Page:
Paris: In the morning, Eli Jadelot sells chocolate eclairs in a bakery. In the afternoons, she swaps her apron for a wedding dress and sweet pastries for sweet melodies.
Jadelot is a busker in the Paris metro, one of 300 musicians authorised by the French capital´s transit network to perform in its vast network of corridors.
“I don´t see it a career springboard, but as another way to make music, in a different environment,” said the 39-year-old Jadelot, who usually works as a street artist near the touristy Sacre Coeur area of Montmartre after countless odd jobs since she moved to Paris from Lorraine 16 years ago, driven by dreams of an acting career in the capital.
“I want to see how I manage in a place where people only pass through. Will they react, or won´t they?” she said as she got ready to perform at the Saint-Lazare station, one of Europe´s busiest commuter hubs.
Faced with overwhelming numbers of would-be buskers — without a permit and, often, without talent — Paris metro operator RATP decided 25 years ago to licence the best 300 to perform legally, and ban everybody else.
Every six months, a jury made up of RATP staff listens to around 1,000 applicants and selects its favourites who get to play in the corridors of metro stations, although not on platforms or aboard trains.
This does not stop, of course, unofficial musicians seeking to serenade commuters on the trains themselves.
– ´She´s astonishing´ –
Jadelot applied for the first time last year, and her selection of songs about love, work and everyday life got her in straightaway.
Her stage outfit, a stunning wedding dress borrowed from a friend, may have helped.
“She´s astonishing, with her wedding dress, plus her charming smile,” said Cherif Medouni, an educator who often stops to listen to buskers on his commute.
“Her songs are beautiful, poetic, with a rebellious edge,” he said.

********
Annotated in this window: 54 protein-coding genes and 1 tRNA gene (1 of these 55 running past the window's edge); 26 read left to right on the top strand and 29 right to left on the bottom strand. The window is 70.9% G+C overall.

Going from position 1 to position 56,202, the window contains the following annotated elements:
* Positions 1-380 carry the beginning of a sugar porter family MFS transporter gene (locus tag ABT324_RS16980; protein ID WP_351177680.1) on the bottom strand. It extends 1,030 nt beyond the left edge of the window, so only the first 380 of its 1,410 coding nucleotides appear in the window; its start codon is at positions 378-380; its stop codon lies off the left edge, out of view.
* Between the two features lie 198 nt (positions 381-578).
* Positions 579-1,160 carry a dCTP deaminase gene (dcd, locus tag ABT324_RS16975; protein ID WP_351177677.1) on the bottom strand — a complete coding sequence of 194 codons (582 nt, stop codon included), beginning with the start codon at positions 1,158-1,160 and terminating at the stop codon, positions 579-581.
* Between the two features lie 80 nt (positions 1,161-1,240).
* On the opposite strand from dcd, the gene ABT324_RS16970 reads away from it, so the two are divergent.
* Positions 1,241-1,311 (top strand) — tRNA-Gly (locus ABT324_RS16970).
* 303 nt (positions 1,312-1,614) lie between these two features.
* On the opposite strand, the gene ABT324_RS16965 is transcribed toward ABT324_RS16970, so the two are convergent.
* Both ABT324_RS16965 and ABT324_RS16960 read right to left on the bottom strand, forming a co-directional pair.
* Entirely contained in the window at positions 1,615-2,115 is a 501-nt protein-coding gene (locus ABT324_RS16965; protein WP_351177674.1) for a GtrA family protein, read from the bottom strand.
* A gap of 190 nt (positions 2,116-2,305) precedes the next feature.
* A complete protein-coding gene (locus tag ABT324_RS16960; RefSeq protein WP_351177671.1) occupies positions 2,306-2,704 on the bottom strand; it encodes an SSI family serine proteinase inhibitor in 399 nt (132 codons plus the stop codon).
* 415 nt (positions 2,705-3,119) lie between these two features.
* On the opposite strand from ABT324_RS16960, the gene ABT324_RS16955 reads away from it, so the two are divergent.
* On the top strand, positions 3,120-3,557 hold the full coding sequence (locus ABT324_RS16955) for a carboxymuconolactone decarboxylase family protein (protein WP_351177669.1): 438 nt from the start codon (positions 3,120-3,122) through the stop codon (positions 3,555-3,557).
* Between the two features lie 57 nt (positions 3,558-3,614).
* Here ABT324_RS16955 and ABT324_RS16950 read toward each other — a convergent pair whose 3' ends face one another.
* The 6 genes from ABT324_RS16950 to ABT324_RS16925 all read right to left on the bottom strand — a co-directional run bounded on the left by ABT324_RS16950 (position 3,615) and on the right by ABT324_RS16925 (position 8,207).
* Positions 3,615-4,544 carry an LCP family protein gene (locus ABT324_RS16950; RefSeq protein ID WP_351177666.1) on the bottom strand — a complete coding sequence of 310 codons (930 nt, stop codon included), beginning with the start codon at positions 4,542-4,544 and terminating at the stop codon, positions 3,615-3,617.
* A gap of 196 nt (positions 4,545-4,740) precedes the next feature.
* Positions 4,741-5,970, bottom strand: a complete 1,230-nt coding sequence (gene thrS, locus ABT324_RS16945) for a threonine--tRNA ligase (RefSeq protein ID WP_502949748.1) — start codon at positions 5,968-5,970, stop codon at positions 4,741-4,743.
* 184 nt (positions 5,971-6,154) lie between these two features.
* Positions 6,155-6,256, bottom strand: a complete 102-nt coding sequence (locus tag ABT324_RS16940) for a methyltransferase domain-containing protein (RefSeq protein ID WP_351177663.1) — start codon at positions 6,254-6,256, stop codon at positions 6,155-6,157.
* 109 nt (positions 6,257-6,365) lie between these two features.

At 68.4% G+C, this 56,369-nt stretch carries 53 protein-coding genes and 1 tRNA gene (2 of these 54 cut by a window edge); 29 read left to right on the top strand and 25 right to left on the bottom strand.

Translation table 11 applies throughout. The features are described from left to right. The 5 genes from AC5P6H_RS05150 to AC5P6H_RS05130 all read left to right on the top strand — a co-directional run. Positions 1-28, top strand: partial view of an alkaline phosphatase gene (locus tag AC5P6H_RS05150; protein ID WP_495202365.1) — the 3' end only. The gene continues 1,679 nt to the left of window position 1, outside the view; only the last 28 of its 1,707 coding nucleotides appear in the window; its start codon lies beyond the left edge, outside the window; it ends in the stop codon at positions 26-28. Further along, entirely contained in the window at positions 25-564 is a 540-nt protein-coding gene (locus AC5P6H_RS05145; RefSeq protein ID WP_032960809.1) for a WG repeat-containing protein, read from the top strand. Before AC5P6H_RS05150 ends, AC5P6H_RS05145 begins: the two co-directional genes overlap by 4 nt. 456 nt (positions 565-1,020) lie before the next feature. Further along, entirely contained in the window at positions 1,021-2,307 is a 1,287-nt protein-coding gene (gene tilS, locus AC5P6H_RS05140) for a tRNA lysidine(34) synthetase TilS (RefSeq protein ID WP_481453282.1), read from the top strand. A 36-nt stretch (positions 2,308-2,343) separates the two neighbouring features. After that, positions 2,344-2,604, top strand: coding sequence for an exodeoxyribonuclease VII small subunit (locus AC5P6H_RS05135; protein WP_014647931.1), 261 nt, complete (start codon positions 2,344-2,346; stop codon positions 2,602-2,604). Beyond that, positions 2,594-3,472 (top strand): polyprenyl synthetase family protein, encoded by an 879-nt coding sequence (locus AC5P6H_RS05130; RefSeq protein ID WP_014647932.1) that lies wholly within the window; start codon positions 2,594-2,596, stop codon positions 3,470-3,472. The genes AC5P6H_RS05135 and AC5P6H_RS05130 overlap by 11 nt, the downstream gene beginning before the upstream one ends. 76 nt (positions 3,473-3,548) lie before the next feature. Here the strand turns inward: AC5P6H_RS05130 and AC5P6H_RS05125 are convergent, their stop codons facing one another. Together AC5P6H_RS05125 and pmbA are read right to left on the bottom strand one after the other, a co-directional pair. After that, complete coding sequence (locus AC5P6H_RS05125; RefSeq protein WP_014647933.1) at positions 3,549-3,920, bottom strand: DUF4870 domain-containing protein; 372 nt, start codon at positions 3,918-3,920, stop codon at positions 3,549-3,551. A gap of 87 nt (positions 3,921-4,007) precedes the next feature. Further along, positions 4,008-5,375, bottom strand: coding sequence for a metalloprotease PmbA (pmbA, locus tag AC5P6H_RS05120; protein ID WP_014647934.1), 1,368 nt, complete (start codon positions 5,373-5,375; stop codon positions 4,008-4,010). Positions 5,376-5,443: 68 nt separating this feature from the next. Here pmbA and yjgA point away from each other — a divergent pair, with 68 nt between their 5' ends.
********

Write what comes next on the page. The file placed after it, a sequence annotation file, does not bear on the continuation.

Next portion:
For its selection, the RATP jury doesn´t rule out any instrument, said Stella Sainson, in charge of the “Metro Musician” label, “although some are hard to manage, like the Djembe which is very loud”.
Arnaud Moyencourt, who has been playing his barrel organ in the metro since 1992, made the cut again this time. “He represents the Paris of old,” said a juror, Sofia Tondinelli. “I would definitely stop for him.”
Camille Millian, who sang a Whitney Houston cover to renew her licence, also got selected. “The metro is one of my best venues,” she said.
Riana Rabe, applying for the second time, also got through with suave interpretations of a song from Disney´s “Mulan” film, and one by Radiohead, accompanying herself on a pink electro-acoustic ukulele. “I´ve always been a little scared of people, but now I´ve discovered that they are really extremely friendly,” she said.
Licences were also won by Dominique, who followed in his uncle´s footsteps as a musical saw virtuoso, by Ukrainian Anna Leonid Byulakh, who accompanies her violin performance with artistic jumps, by Abram Lacoste, who gave up his analyst day job for music eight months ago, and by Hugo Vaxelaire with his nyckelharpa, a harp-like contraption that is Sweden´s national instrument.
– ´Need to attract attention´ –
Unlucky applicants include another ukulele player — “poor thing, she´s not ready,” said Sainson — and a 28-year-old Chinese violinist with wide glasses who was judged to be too shy for the challenge.
“They need to be able to attract attention, otherwise people just pass them by, lost in their thoughts,” said Tondinelli.
Some buskers move on to above-ground careers, even France-wide fame, including singer-songwriter Zaz, singer-accordeonist Claudio Capeo and pop group Arcadian who made it onto talent show “The Voice” and released two albums.
But for most of the metro performers, it´s not about fame or money, and that´s probably just as well.
“On a good day, you make 25 euros ($27),” said Jadelot.